Sir Clive Woodward ruled out a return to the top of English rugby on Thursday, insisting he had no plans to leave his high-profile job with the British Olympic Association (BOA).
In a statement which comes as a stinging embarrassment to the Rugby Football Union, Woodward confirmed he had held informal talks with Twickenham officials about a return in the newly created position of performance director.
However, Woodward, who guided England to victory in the 2003 World Cup in Australia, said he was "totally committed" to his current role with the BOA.
"In order to prevent any further speculation and in the interests of both the BOA and RFU I would like to formally confirm that I will not be attending any interviews for this position," Woodward said.
"I am totally committed to my role as Director of Sport at the British Olympic Association and Deputy Chef de Mission for Team GB in London 2012."
Woodward's decision comes after a chaotic 10 days where the RFU's attempts to find a suitable candidate for the new job, which is to oversee all elite English rugby teams, had descended into farce.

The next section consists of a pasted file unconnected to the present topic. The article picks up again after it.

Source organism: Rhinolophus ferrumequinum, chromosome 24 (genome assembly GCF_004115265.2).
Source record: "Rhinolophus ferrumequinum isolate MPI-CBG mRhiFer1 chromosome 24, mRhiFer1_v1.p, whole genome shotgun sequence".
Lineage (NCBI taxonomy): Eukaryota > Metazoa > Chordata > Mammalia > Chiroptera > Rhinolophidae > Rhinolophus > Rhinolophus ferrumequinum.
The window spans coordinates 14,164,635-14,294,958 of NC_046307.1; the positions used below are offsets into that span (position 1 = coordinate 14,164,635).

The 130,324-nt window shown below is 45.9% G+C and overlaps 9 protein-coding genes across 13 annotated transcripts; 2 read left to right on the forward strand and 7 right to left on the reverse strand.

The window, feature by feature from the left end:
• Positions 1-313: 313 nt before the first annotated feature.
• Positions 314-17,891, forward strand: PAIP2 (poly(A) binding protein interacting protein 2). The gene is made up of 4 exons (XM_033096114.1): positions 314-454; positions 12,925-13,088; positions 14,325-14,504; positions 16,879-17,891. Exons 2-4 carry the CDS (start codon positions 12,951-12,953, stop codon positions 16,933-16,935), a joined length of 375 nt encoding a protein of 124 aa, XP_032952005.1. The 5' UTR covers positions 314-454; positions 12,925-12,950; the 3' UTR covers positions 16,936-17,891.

RFU chiefs were in uproar last week following the decision by chief executive John Steele to change the job description for the new post, stripping the role of any responsibility for England's senior Test team.
That move was seen as a deliberate snub to Woodward, making the position less attractive to the World Cup-winner and other high-profile candidates.
But that in turn led to another U-turn, where the initial terms of the job were re-instated, clearing the way for Woodward to return to the organisation he resigned from amid acrimony in 2004.